The world of numismatics is not exempt from this story. As photography has improved, so have coin catalogs: instead of relying on descriptions of coins or artists’ depictions, collectors have photographs. On eBay, most prospective collectors can zoom in on any given coin in high detail. Purchases are more informed than ever. But something has been lacking. If a collector knew what coin she had, she could get a value on it. But what if she did not know? What if a treasure was sitting in her pocket change? Of course, there were occasional stories about such finds. Even this year, an extremely valuable coin turned up in a child’s pirate treasure playset. But this only happened when the coins chanced to make their way to experts.

 

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There is no longer a need to rely on that chance. We’ve taken the next step, and paired digital imaging with machine learning. Our new Machine (read more about it here) can correctly identify and grade up to three coins a second…and we can put the power of that Machine on your phone. Our new app, Lookzee, is in development and has already identified many valuable coins simply by taking photos of unsorted coins from our stock. Right now, the image library is focused on wheat cents, though we will be growing from there, as we evaluate the needs of the numismatic community. Our goal is organic growth that collectors actually want and will use.

 

 

 

 

 

We are currently seeking testers for Lookzee: if you’d like to help us test the app before it is released to the public, please get in touch with us at social@lookzee.com.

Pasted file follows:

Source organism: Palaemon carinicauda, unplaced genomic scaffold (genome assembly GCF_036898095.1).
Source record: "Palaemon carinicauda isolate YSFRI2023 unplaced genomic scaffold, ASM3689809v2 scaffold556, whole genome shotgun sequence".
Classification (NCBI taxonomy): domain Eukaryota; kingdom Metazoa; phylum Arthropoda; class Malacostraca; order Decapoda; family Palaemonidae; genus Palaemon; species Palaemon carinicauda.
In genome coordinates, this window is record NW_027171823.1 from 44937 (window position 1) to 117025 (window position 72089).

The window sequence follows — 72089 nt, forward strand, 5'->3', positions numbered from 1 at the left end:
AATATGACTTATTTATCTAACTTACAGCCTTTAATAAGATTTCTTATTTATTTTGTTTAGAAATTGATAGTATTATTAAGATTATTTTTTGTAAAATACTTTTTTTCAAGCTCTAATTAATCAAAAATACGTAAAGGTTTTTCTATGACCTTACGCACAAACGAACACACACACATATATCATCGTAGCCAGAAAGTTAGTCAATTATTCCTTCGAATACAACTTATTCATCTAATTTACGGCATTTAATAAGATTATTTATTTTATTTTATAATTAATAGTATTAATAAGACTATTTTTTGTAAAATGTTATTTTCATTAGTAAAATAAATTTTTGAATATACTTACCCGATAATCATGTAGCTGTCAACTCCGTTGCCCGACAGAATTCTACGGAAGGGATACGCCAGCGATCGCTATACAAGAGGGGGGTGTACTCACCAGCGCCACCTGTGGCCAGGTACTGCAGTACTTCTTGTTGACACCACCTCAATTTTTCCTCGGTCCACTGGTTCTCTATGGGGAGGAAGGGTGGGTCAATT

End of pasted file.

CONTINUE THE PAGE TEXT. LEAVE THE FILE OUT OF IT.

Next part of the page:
Friday Odds and Ends for July 15

 

A 91-year-old woman filled in a crossword puzzle at a museum. The problem? The “puzzle” was part of an art display at the museum.

 

 

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Thomas Edison was one of the first technology superstars; when Electrical Experimenter magazine ran this photo of his hands in 1919, the caption read in part: “IF THE WORLD WERE CALLED UPON TO MAKE AN INVENTORY OF WHAT MR. EDISON’S HANDS ACTUALLY WROGHT IN ENRICHING THIS PLANET, THERE WOULD NOT BE GOLD ENOUGH TO PAY HIM.”

 

 

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The Machin portrait of Queen Elizabeth II is the most reproduced artwork of all time, and can be seen on stamps all across the world. The Machin portrait is 50 years old this year.

 

 

 

 

 

Two young adults playing the new Pokémon GO game managed to save a house and the life of a beloved dog.

 

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Need a little cuteness after a rough week? Read up on ducklings: science says they’re both cute AND intelligent!

 

Friday Odds and Ends, June 10

New technology reveals machine instructions from 2100 years ago, revealing instructions and philosophy.

 

 

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What do you know about African stamps? Check out this great post about the stamps of Basutoland.

 

 

 

 

Are you a custodian of your coins, or an end consumer? Great thoughts on a tricky topic.

 

 

slimVirtual monsters make it into the real world, via highly anticipated new game, Pokemon Go.

 

 

 

 

When coin collecting feels like walking on ice.

 

 

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NASA’s JUNO spacecraft is set to enter Jupiter orbit next month.